• University of North Georgia in Dahlonega, Georgia. UNG has multiple campuses and does have students who are not part of the Corps and ROTC program. UNG only offers Army ROTC, and if you want to be part of the Corps, you must attend the Dahlonega campus. Commissioning is not required.
    • Virginia Military Institute in Lexington, Virginia. VMI is a state-support SMC, and you must join the Corps to attend. If you don’t choose the commissioning path, you’ll be enrolled in Army ROTC. Otherwise, you can select from Army, Navy, Marine Corps, or Air Force ROTC programs.
    • Virginia Polytechnic Institute and State University in Blacksburg, Virginia. Only 4 percent of the students at Virginia Tech are in the Corps. As a member of the Corps, you can choose from one of the ROTC programs (Army, Air Force, Marine Corps, or Navy) or enroll in the Citizen-Leader Track (not required to commission).

    What Is The Difference Between SMCs And Traditional Colleges And Universities?

    The biggest difference is SMCs have a Corps of Cadets. The Corps is an organization set up to provide military training to students who choose to join. It’s an immersive military environment, and most students who join the Corps are commissioned as officers in the U.S. military. Some SMCs are state-supported and require all students to join the Corps of Cadets (even though they don’t have to accept a military commission). Some SMCs are public or private universities, and the Corps makes up only a percentage of the student body.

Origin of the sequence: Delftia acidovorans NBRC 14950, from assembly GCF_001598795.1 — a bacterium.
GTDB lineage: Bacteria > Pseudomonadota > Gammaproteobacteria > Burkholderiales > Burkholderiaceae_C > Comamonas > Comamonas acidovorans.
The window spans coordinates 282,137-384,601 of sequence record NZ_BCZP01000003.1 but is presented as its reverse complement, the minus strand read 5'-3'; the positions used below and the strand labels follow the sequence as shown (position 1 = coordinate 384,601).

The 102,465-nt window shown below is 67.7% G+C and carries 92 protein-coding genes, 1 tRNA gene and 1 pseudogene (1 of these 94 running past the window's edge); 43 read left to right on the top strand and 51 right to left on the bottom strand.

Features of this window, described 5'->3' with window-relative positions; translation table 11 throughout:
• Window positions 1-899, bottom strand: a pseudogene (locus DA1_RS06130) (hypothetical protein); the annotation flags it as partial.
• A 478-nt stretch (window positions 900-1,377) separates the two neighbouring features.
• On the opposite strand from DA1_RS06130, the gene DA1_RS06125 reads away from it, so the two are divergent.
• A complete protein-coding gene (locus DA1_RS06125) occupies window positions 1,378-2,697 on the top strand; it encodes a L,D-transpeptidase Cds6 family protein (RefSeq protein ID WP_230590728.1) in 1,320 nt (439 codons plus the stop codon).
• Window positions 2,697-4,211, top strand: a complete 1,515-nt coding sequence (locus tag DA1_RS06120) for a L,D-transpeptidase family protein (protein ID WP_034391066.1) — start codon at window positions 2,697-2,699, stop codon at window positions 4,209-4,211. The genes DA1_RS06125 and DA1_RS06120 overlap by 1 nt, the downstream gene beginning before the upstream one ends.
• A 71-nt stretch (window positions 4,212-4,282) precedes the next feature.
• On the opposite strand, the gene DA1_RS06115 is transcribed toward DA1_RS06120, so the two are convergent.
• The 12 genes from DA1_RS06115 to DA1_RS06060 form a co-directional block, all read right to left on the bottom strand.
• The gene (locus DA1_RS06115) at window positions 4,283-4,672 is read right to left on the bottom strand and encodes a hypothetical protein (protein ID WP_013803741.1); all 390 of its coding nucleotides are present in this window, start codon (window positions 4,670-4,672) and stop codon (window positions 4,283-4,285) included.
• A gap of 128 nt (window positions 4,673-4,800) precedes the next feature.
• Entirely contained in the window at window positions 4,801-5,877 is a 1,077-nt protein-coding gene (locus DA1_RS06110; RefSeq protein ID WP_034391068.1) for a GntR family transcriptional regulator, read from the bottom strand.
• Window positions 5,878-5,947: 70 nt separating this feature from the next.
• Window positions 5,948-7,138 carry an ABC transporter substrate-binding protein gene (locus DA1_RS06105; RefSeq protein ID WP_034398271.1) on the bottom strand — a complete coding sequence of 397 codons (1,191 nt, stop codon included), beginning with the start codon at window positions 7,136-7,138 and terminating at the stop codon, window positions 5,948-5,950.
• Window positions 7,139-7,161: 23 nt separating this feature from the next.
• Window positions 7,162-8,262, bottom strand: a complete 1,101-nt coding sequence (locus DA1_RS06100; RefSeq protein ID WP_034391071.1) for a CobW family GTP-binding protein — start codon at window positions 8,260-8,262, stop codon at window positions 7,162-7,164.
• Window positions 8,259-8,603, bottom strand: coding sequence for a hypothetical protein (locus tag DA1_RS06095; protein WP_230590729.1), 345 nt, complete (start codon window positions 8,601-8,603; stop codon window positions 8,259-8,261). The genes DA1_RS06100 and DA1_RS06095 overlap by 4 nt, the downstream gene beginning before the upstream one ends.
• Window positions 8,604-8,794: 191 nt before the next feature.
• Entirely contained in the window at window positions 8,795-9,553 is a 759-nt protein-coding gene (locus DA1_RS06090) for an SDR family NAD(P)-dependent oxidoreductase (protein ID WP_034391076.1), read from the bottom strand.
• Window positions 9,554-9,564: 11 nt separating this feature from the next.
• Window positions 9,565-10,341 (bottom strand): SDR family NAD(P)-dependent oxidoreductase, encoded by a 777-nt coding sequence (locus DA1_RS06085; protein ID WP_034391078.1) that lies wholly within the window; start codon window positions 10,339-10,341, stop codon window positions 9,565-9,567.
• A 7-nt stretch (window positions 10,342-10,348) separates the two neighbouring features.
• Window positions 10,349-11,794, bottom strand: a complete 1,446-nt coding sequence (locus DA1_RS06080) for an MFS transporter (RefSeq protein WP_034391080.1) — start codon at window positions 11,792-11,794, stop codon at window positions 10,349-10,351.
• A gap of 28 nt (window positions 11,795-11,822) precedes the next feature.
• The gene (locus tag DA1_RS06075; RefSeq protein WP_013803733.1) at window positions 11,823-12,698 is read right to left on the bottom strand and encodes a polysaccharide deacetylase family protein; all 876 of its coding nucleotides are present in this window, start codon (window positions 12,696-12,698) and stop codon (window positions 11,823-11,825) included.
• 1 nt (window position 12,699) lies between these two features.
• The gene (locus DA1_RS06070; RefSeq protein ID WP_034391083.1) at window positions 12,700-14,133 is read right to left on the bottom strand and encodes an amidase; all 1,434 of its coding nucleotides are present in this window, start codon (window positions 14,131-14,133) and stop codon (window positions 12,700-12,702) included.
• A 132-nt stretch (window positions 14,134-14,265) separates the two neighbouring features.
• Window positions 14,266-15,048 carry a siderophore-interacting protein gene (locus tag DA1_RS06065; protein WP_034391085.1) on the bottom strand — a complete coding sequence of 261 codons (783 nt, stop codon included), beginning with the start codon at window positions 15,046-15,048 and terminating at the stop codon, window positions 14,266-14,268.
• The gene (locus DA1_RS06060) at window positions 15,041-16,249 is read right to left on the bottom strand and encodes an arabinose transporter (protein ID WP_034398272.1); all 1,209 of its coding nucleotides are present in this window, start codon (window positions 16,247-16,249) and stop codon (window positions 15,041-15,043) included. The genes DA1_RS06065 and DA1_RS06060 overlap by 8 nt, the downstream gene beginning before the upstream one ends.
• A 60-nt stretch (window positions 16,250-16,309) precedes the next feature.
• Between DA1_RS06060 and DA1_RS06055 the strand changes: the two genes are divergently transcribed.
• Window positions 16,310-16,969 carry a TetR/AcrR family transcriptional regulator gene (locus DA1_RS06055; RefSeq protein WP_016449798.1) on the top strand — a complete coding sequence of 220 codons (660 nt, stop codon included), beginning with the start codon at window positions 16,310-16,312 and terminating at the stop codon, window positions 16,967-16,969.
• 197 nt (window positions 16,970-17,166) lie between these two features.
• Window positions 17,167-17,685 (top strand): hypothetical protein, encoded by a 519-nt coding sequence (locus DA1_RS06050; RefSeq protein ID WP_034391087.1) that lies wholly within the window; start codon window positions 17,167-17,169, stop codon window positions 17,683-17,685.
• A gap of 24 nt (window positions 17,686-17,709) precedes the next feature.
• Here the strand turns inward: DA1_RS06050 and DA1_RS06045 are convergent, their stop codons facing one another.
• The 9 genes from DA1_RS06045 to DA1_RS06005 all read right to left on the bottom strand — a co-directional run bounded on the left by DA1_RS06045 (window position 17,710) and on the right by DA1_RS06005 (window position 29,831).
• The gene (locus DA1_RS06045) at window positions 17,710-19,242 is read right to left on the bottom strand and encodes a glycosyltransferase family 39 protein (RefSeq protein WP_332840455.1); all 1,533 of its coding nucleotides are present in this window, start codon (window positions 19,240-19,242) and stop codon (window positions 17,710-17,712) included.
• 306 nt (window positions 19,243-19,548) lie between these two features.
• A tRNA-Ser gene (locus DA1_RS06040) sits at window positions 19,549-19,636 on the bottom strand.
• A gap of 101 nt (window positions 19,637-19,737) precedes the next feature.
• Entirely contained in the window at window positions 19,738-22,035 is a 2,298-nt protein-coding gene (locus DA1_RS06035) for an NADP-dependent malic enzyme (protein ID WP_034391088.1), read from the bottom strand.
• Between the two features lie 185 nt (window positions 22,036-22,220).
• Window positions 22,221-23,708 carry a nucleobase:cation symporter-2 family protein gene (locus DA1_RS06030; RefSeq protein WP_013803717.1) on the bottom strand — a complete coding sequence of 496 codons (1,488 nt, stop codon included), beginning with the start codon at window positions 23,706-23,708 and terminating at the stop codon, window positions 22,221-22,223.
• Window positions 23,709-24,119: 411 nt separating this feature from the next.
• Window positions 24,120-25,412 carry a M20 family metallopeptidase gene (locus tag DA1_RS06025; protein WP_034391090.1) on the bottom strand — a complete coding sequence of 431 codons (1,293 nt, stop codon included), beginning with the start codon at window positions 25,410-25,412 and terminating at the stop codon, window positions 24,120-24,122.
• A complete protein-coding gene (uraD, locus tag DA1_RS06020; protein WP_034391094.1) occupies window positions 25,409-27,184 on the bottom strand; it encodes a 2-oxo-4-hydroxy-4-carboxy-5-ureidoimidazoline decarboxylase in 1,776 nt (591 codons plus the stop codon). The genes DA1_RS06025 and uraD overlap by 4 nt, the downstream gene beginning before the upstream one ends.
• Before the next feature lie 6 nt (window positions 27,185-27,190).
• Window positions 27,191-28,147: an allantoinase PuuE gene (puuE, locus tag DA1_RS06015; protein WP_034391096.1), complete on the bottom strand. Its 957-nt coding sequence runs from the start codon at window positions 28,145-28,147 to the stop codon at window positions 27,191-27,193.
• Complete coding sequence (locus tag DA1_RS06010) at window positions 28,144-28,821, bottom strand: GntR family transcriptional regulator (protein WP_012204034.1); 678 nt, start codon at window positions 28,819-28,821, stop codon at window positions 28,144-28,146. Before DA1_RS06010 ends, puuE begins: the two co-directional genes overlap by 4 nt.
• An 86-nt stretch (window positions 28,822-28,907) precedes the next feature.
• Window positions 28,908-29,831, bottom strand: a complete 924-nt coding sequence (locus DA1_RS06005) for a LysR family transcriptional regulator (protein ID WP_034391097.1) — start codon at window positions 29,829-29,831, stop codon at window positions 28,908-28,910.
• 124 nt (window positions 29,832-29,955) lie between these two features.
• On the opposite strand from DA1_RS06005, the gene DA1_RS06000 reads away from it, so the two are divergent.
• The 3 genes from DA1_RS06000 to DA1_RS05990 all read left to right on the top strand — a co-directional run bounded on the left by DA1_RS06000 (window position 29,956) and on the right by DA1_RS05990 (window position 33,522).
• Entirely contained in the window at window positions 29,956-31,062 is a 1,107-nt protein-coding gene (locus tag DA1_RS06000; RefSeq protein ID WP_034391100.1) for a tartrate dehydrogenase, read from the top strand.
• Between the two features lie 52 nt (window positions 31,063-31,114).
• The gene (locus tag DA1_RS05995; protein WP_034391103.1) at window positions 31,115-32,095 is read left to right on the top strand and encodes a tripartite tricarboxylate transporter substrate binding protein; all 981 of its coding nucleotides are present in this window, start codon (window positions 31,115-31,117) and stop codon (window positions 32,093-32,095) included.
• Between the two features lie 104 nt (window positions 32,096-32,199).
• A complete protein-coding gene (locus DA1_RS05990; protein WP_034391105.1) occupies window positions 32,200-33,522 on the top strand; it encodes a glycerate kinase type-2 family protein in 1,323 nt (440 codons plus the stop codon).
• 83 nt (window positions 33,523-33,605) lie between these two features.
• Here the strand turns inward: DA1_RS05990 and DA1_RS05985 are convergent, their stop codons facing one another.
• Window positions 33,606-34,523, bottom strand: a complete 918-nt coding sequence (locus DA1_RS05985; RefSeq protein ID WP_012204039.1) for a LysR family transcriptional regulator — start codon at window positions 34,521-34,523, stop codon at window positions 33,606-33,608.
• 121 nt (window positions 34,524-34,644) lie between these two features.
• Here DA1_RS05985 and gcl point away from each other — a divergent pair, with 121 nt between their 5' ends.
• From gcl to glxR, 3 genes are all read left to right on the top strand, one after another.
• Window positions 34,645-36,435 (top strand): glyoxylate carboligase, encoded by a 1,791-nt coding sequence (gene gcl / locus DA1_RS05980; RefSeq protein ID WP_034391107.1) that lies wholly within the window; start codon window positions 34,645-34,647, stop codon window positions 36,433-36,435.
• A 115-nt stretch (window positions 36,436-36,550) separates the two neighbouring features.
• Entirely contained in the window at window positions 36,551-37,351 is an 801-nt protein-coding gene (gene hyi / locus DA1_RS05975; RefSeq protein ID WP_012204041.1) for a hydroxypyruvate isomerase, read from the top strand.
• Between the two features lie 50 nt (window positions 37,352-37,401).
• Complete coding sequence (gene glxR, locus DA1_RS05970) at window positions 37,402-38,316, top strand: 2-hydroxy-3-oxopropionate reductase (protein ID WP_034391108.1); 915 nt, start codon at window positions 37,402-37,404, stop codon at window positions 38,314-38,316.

How Are ROTC Programs At SMCs Different Than ROTC Programs At Traditional Colleges?

    The ROTC programs at SMCs differ from ROTC programs at other institutions in one huge way—intensity! Traditional ROTC programs operate more like an extracurricular activity, while SMCs run more like military service academies. At SMCs, you’ll be part of a Corps of Cadets that live and study in an immersive military environment. You’ll also wear your uniform at all times, receive intense military training, physical training, and be subject to military discipline and a cadet code of conduct.

    What Are The Benefits Of Attending A Senior Military College?

    The biggest benefit of an SMC is the opportunity to earn a guaranteed commission in the U.S. Armed Forces. If you ask any cadet, they will also say that being a member of the Crops builds friends that last a lifetime. The camaraderie among Corps members is very strong because of the challenges of living the military life while in the Corps. There are also many financial advantages to joining the Corps. You’ll be able to compete for scholarships if you participate in the ROTC program.


    About The AuthorJim spent 22 years on active duty, climbing the ranks from Airman Basic to a decorated Air Force Major. Stationed all over the world, he held many high-level posts, including Chief of Foreign Military Sales at the U.S. Embassy in Addis Ababa, Ethiopia. Jim earned his Ph.D. through the Montgomery Era GI Bill and spent 13 years teaching African Studies in Pennsylvania. Jim is also an award-winning travel writer.


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    Written by MilitaryBenefits